HSBC has carried out two digitised letter of credit (LC) transactions in the Middle East, with the bank claiming it’s the first time blockchain has been used for trade finance in Oman, Saudi Arabia and Bahrain.
GTR spoke exclusively to the bank’s head of trade and receivables finance in Mena and Turkey, Sunil Veetil, about last month’s deals, both of which were carried out on the letter of credit blockchain solution formerly known as Voltron, built on R3’s Corda platform.
In one, a fully digitised LC was issued by HSBC UAE when the Oman Oil and Orpic Group exported polypropylene, a thermoplastic polymer, to the Abu Dhabi National Carpet Factory. HSBC Oman was the advising bank on the deal.
In the second, the Bahrain-based company Alba shipped homogenised aluminium billets to Saudi Arabia’s Altaiseer Aluminium Corporation (TALCO). The Saudi British Bank (SABB) issued the LC on behalf of TALCO, with HSBC Bahrain advising.
A spokesperson for HSBC tells GTR that the Voltron platform is in the midst of a rebrand, and that its new commercial moniker will be announced in the new year.
Whatever the name, HSBC has now used the letter of credit platform for all 14 of its global blockchain transactions to date.
Speaking about the benefits of using blockchain, Veetil explains to GTR: “LCs are a very cumbersome and manually intensive process. It takes seven to 10 days to process a transaction, physical documents have to move, and it needs a whole lot of checks from a risk management perspective and from an operations perspective.”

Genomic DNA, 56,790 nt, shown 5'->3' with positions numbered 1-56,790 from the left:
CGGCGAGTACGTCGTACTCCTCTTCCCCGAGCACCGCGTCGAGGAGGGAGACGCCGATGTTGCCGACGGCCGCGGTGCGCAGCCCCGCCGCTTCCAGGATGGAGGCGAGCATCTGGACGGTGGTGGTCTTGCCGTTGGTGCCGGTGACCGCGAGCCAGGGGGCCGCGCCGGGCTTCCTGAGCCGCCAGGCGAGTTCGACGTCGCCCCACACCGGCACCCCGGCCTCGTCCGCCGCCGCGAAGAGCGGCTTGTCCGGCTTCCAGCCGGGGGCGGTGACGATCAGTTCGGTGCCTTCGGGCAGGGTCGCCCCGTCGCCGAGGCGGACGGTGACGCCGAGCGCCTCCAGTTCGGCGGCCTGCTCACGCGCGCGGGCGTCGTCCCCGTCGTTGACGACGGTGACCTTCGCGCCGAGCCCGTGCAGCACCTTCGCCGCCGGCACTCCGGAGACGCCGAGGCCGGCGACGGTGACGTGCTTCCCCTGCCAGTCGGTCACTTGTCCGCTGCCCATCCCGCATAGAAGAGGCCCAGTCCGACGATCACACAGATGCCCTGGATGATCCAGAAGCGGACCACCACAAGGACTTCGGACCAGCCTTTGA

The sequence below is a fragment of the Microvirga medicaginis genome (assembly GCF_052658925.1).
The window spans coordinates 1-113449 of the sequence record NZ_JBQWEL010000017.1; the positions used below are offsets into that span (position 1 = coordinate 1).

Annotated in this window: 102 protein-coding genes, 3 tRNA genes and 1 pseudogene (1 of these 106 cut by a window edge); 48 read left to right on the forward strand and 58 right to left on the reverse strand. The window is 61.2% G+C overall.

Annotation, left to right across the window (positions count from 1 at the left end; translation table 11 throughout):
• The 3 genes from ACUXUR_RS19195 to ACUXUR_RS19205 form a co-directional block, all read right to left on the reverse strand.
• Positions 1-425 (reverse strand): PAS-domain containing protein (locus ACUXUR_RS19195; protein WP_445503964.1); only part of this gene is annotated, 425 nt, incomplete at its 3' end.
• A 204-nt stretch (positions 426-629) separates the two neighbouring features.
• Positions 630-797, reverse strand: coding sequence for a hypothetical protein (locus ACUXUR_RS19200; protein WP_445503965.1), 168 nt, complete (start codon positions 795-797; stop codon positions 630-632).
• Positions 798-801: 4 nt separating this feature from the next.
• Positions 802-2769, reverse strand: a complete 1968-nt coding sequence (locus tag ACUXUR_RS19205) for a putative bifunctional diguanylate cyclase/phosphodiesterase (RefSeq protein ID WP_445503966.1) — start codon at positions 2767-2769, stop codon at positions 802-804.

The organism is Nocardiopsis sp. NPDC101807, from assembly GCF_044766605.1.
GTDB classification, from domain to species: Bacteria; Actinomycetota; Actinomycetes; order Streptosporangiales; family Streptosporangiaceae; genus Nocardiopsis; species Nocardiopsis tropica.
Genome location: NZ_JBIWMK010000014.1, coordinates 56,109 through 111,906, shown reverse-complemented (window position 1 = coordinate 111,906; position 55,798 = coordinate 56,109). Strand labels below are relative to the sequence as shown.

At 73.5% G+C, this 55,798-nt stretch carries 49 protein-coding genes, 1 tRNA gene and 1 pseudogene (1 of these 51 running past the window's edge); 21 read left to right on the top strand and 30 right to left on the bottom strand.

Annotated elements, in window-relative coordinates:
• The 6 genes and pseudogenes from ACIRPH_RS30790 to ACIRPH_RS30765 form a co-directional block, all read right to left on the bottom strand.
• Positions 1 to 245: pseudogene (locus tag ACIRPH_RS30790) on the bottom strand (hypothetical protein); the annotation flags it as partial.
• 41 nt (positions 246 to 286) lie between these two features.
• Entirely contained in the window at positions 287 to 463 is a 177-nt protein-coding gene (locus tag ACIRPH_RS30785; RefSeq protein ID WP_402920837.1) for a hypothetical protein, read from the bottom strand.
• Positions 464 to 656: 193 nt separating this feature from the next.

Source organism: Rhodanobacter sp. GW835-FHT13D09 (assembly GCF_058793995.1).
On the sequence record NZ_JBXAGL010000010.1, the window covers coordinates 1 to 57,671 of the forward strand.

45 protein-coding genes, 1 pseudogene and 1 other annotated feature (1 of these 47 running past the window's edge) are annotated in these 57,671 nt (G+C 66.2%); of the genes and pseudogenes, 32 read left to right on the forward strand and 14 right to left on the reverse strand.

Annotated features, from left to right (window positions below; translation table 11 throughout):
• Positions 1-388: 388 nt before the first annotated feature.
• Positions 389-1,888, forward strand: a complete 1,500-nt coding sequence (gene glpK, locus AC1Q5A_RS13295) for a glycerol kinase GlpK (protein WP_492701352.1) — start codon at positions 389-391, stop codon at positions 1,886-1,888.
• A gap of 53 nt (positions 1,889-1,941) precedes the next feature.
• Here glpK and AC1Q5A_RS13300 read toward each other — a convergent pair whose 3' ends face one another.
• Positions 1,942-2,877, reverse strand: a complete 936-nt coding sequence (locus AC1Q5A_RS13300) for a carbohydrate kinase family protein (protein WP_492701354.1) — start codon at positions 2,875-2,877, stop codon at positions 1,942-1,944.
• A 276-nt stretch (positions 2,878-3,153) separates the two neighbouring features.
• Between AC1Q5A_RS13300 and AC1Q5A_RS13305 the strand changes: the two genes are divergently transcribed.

“However, by digitising this we were able to compress the time frame from those nine to 10 days to almost a few hours and that significantly increases the velocity of trade,” he adds.
Out of the 14 blockchain trade finance transactions HSBC has now carried out, four of them have involved businesses in Mena. The bank completed two pilots in June, with the bank issuing two digitised letters of credit for the shipment of goods from Bee Dee industries in Hong Kong to the Landmark Group in UAE.
For Veetil, this shows HSBC is very keen to bring the technology into this part of the world. But he also says the demand is there too, with businesses and political bodies pushing for digitisation in the region.
“Governments in this part of the world are extremely keen on digitising their economies. In the UAE, for example, they have a minister of state for artificial intelligence, and then they have smart government initiatives, such as establishing the Global Blockchain Council.”
With a few more pilots on the horizon Veetil says HSBC’s next step will be to try commercialise the technology in the region and globally in 2020.
However, he admits there are challenges facing blockchain technology for trade finance: “[One factor] is obviously education on blockchain. The second factor is there are quite a few counterparties in any particular transaction… and given there are so many different platforms that are emerging, and different counterparties have different legacy systems, the question is how do we all bring them together into a common platform?”